Vikings see progress, with plenty to fix

The Vikings have been competitive in their last two games against the NFC North co-leaders, but they see the difference between wins and losses in the mistakes they make.

The frustrating losses in coach Mike Zimmer’s first year with Minnesota have piled up higher than the signature wins.

The latest example came on Sunday at Detroit, when the Vikings let a two-touchdown lead in the second quarter slip into a narrow defeat by the Lions.

The Vikings controlled much of the game against the NFC North co-leaders, a stark contrast from the first matchup the Lions dominated two months ago, but they were ultimately done in by a handful of mistakes.

The patchwork offensive line played capably against one of the best fronts in the league, Teddy Bridgewater completed a career-high 31 passes and the defense allowed only 233 total yards. But two interceptions and three missed field goals proved to be more than the Vikings could overcome in the 16-14 loss.

“Bottom line is we want to be a playoff team. We want to be one of those teams in the race or leading the division,” defensive end Brian Robison said. “When we play a team like that, we know that’s the type of ball that we can play.”

After falling to 6-8, their long-shot wild-card bid now mathematically impossible, the Vikings have one tangible motivation left for 2014. They play at Miami this week and finish the year at home against Chicago, with another opportunity for Zimmer’s first NFC North victory.

“To be even at .500, that’s a good goal,” left tackle Matt Kalil said, adding: “It’s two games that we can definitely win.”

Zimmer was irritated after the Vikings beat the New York Jets in overtime on Dec. 7, believing that game should have been sealed long before the winning score. This time, against a better opponent, the coach sounded more understanding and appreciative even as he was dissatisfied with another defeat.

“I get calls and texts from people and coaches, and they say what a good football team we look like and the things we’re doing right and the things that we’re doing,” Zimmer said on Monday. “And maybe they’re just telling me to be nice. I don’t think that. But we’re doing so many good things.”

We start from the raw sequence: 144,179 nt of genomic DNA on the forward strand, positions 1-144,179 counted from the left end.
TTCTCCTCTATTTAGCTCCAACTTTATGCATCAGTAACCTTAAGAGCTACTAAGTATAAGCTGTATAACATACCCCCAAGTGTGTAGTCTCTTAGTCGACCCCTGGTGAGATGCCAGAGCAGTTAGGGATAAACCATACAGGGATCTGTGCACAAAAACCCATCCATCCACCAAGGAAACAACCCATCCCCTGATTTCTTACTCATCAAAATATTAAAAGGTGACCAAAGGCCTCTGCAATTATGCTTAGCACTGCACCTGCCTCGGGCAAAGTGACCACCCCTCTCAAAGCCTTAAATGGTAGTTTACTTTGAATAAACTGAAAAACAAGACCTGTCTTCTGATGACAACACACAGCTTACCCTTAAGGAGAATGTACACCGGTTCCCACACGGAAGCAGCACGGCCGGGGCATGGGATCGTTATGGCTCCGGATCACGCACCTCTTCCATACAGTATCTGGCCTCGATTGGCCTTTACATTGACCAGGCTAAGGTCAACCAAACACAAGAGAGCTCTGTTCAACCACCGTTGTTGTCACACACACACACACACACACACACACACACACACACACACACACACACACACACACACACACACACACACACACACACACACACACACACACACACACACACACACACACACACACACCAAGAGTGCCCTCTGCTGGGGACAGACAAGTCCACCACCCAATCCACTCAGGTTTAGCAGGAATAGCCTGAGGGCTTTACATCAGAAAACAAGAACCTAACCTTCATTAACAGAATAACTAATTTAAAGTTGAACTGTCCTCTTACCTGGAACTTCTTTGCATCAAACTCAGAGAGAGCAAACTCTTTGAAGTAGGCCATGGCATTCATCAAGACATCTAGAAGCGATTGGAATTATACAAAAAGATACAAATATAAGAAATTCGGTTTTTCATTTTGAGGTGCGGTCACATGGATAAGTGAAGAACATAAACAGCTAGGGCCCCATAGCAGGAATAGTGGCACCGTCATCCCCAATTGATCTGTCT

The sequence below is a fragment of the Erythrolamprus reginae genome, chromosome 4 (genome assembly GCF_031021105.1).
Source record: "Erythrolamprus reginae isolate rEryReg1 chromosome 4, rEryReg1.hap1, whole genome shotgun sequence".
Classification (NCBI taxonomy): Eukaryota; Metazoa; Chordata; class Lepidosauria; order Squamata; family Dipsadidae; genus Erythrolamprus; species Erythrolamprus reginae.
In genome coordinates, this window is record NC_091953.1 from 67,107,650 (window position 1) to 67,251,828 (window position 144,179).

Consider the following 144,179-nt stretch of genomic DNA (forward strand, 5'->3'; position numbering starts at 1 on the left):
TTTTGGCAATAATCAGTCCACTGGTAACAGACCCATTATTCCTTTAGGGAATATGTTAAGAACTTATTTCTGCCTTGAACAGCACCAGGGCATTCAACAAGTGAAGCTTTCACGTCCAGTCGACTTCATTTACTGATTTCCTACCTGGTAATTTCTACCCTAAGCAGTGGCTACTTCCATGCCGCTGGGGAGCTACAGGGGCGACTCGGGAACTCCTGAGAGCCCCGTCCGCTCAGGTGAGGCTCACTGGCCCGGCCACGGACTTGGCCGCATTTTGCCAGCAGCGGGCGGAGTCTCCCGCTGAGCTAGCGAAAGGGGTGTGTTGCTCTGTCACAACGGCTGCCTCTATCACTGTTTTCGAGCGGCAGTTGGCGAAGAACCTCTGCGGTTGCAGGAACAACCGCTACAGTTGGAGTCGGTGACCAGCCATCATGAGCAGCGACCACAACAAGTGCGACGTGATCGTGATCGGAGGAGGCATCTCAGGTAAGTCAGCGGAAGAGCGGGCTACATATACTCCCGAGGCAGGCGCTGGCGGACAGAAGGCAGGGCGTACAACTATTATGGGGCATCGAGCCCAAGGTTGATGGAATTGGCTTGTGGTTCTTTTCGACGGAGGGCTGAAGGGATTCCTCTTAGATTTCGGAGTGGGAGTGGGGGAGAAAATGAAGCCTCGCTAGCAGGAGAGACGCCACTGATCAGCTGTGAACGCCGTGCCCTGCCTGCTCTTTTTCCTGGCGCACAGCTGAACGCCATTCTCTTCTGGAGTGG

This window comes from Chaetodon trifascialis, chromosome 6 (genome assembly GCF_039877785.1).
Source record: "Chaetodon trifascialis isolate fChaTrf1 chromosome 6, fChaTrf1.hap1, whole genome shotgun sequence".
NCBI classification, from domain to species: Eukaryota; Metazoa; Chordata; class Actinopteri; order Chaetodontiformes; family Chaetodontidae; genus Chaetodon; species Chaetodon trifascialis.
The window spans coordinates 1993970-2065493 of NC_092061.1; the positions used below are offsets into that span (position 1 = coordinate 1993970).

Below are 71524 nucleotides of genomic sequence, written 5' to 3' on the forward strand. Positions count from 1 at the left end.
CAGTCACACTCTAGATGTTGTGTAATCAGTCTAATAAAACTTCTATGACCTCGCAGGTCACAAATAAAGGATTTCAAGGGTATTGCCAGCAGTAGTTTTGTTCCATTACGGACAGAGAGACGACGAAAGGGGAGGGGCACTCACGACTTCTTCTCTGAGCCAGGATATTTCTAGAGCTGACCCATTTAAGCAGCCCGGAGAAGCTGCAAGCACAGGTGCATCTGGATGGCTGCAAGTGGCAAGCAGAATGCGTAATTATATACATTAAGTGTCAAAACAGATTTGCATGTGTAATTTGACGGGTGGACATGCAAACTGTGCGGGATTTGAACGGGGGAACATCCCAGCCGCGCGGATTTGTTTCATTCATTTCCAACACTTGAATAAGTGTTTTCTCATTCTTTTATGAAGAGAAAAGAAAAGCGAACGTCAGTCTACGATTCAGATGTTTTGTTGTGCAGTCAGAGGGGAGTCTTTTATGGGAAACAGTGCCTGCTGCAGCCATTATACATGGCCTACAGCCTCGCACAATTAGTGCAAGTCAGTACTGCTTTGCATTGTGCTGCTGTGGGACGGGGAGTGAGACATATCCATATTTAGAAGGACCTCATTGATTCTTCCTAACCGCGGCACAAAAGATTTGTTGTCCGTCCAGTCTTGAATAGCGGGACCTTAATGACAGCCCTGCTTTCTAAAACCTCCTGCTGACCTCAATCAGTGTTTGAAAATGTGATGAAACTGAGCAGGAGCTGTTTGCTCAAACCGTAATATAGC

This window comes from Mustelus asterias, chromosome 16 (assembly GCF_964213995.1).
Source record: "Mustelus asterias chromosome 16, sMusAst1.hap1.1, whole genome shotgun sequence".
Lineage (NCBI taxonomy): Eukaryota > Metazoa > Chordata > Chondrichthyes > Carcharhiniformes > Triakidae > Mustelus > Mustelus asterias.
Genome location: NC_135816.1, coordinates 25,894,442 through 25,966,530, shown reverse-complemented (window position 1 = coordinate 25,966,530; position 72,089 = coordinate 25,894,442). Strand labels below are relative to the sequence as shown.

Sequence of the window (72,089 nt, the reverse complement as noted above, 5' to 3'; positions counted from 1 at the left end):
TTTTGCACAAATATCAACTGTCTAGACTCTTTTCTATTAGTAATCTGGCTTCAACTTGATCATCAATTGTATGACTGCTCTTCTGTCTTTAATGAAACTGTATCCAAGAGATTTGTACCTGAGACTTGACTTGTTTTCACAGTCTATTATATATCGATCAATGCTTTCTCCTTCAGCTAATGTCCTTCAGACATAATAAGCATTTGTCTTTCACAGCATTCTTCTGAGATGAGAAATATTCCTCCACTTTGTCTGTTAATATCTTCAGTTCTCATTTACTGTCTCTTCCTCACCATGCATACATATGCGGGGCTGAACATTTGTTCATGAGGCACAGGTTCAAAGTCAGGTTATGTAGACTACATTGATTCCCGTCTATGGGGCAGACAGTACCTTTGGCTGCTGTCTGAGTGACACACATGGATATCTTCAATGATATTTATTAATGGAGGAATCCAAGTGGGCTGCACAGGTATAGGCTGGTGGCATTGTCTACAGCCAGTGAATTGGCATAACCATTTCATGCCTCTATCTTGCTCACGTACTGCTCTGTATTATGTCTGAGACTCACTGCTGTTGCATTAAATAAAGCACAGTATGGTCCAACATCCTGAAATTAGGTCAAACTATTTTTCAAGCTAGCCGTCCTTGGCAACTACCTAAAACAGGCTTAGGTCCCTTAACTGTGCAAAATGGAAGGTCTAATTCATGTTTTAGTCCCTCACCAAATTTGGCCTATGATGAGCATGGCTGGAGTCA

The interceptions and missed kicks aside, the Vikings still had two late drives to move into position for victory. But a holding penalty and a failure to get out of bounds and stop the clock, and the signs of a still-maturing team were apparent in the clutch.

“My mindset has not changed. As I told the team, we’re going to stick with it, keep working on getting better because we’ve got something to build for the future,” Zimmer said.

Bridgewater, fittingly, has been a microcosm of this team’s status. For the third straight week, Bridgewater completed more than 70 percent of his passes. He turned in his second straight 300-yard game. But two errant throws in the second quarter were picked off by the Lions, leading to 10 points.

“The good thing is Teddy is getting a lot of these experiences,” Zimmer said. “The on-the-job training he’s getting I really believe will bode well for him in the future and for us as an organization and as a team.”

At this point it can be easy to forget that Bridgewater was supposed to be the backup to Matt Cassel this year. Zimmer said he was nervous early in the season about the rookie getting “beat up” both physically and mentally and becoming “gun shy” after the inevitable struggles.

“He learns from a lot of the experiences he’s had. I expect him to continue to improve in those ways. I’m really glad that he’s playing. I’m glad that we’re keeping him upright,” Zimmer said.

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